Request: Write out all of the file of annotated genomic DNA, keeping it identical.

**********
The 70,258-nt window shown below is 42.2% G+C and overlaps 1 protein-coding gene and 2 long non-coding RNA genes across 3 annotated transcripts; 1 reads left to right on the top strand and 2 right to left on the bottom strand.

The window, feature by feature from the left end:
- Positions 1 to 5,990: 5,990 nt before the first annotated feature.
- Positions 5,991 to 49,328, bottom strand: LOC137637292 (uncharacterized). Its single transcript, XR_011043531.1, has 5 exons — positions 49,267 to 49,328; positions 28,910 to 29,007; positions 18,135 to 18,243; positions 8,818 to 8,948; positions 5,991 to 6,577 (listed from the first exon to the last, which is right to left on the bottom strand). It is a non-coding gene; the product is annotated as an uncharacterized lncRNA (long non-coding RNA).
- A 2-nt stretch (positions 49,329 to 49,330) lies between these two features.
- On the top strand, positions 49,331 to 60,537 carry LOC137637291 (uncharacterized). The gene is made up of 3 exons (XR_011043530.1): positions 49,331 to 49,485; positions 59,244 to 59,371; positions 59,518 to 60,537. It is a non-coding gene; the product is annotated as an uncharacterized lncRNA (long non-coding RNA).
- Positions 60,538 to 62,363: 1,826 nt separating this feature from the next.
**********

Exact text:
The 70,258-nt window shown below is 42.2% G+C and overlaps 1 protein-coding gene and 2 long non-coding RNA genes across 3 annotated transcripts; 1 reads left to right on the top strand and 2 right to left on the bottom strand.

The window, feature by feature from the left end:
- Positions 1 to 5,990: 5,990 nt before the first annotated feature.
- Positions 5,991 to 49,328, bottom strand: LOC137637292 (uncharacterized). Its single transcript, XR_011043531.1, has 5 exons — positions 49,267 to 49,328; positions 28,910 to 29,007; positions 18,135 to 18,243; positions 8,818 to 8,948; positions 5,991 to 6,577 (listed from the first exon to the last, which is right to left on the bottom strand). It is a non-coding gene; the product is annotated as an uncharacterized lncRNA (long non-coding RNA).
- A 2-nt stretch (positions 49,329 to 49,330) lies between these two features.
- On the top strand, positions 49,331 to 60,537 carry LOC137637291 (uncharacterized). The gene is made up of 3 exons (XR_011043530.1): positions 49,331 to 49,485; positions 59,244 to 59,371; positions 59,518 to 60,537. It is a non-coding gene; the product is annotated as an uncharacterized lncRNA (long non-coding RNA).
- Positions 60,538 to 62,363: 1,826 nt separating this feature from the next.